Program to help swine, poultry producers recoup pandemic losses


As reported in High Plains Journal. On Sept. 16, the U.S. Department of Agriculture announced the extension of the deadline from Sept. 17 to Oct. 12 for the Pandemic Livestock Indemnity Program, allowing swine and poultry producers who suffered losses during the pandemic to recoup some losses.

Many in this sector had insufficient access to processing and now can apply for assistance for those losses and the cost of depopulation and disposal.

Farm Service Agency Administrator Zach Ducheneaux said once the Biden administration was in office, USDA stopped and reviewed the Coronavirus Food Assistance Program systems that were being administered and identified gaps. Swine and poultry producers were the ones who took a financial hit.

“That was one of the things that was exposed in our food system, is that we have some fragility in there, and the producers were the victim of that,” he said. “So we wanted to try to find a way to help them stay in business and stay viable as we look to reimagine what that food system looks like.”

The extension was issued to make sure all producers had every single opportunity possible to get signed up and take advantage of the option.

“Since it’s a brand new thing that we’re doing it makes sense to give it a little more than the normal 60-day sign up window,” Ducheneaux said. “We decided to extend it for a month. That, that closing date will also align with other programs that are closing on Oct. 12.”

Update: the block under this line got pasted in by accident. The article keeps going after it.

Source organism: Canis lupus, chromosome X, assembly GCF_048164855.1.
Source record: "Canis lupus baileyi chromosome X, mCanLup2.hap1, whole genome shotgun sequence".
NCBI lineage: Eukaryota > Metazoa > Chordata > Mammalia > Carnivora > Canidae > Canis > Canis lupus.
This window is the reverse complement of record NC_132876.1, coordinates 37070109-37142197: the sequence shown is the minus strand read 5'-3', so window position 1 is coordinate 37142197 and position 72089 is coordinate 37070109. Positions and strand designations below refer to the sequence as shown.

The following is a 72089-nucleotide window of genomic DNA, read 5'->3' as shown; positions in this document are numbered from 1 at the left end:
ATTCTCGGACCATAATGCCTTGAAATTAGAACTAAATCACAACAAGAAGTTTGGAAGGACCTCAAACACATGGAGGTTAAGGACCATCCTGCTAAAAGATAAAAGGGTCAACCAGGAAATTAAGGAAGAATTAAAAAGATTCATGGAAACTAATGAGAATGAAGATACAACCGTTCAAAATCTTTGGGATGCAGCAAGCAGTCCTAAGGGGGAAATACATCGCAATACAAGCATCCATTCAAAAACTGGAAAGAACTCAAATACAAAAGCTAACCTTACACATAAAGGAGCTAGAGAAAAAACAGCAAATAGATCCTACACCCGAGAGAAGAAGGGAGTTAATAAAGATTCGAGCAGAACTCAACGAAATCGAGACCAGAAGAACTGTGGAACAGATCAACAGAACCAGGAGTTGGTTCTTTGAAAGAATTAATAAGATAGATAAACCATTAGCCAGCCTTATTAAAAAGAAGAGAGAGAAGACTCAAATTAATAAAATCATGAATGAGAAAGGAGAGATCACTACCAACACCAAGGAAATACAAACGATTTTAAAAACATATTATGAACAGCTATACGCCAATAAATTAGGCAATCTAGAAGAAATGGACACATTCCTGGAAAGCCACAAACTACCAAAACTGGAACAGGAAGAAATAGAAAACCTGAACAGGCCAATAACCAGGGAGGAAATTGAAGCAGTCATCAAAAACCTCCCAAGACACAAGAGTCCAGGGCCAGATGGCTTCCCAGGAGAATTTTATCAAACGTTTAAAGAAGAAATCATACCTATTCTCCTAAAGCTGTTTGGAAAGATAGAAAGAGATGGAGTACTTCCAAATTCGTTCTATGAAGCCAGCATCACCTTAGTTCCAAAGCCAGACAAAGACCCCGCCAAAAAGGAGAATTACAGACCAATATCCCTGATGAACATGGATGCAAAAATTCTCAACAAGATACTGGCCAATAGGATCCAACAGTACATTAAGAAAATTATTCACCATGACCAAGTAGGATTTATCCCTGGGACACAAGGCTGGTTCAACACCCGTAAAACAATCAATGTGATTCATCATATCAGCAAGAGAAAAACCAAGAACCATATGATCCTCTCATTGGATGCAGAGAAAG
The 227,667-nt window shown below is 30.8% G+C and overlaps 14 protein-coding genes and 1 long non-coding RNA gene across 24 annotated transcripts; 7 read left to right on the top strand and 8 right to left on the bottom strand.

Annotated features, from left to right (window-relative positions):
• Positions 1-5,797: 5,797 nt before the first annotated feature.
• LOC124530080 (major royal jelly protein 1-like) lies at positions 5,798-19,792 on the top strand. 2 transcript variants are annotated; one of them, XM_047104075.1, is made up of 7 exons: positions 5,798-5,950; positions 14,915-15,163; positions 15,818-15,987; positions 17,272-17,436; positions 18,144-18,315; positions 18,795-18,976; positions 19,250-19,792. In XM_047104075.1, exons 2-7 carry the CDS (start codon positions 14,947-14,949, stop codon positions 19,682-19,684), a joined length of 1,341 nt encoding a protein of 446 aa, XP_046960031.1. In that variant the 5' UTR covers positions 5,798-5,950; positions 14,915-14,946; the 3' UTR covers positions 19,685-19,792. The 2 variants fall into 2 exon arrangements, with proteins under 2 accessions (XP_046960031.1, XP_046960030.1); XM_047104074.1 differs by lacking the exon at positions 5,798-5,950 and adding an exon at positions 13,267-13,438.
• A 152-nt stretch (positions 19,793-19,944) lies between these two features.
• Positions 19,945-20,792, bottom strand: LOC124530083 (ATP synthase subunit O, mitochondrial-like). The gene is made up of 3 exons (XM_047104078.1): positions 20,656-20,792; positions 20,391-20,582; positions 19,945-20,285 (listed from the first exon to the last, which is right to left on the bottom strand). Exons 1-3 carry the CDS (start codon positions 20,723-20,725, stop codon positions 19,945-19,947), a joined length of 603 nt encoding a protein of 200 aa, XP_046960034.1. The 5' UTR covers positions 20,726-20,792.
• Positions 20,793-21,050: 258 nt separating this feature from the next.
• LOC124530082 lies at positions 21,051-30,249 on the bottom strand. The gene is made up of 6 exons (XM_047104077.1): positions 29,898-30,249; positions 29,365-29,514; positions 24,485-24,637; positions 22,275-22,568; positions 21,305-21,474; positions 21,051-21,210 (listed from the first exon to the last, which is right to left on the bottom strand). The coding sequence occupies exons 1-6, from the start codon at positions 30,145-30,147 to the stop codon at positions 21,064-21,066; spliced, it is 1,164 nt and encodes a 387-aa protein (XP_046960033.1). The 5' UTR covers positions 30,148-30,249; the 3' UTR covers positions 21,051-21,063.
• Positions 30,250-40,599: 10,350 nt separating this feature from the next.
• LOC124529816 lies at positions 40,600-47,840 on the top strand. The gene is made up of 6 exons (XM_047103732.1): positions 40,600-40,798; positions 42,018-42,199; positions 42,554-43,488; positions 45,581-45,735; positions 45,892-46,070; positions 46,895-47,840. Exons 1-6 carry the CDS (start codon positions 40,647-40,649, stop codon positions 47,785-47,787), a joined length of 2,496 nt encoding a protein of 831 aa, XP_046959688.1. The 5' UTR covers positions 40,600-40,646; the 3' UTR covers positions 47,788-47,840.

Ducheneaux said having a program like this is important for producers because on the production side of agriculture, when equity erodes, farmers and ranchers become more captive to the system.

“This will help those producers realize up to 80% of the fair market value of that loss that they had to incur and recover some of the expense of disposal of those animals,” he said. “I think that just the fact that it’s available whether a producer, takes advantage of it or not, helps them understand that the system does care.”

USDA is empathetic to their plight and this is an opportunity for producer to take advantage of when times are tough. He recognizes the effort producers put into raising the animals, and having to think about depopulating them when there’s hungry people near by is a tough pill to swallow.

“That’s a lot of stress on that producer,” he said. “Whenever we can reach out to those folks and let them know we care. We’re trying, and we’re interested in their feedback on what we can do better.”

PLIP targets ones of the weakest links in the supply chain where that capacity wasn’t there to take the animals and the producers were forced to make a tough decision. Ducheneaux realizes other species had to make tough choices too.

“We’ve got other programs coming out to kind of fill in the final gaps,” he said. “The challenge we face as a department is we have to paint with a pretty broad brush, and sometimes we’re not going to be able to take care of everybody.”

But Ducheneaux and Secretary of Agriculture Tom Vilsack along with the presidential administration are interested in input.

“If we’re doing things that aren’t reaching your particular segment of the industry, we want your feedback, we want to know,” he said.

For more information about PLIP or to sign up visit your local FSA office or online at


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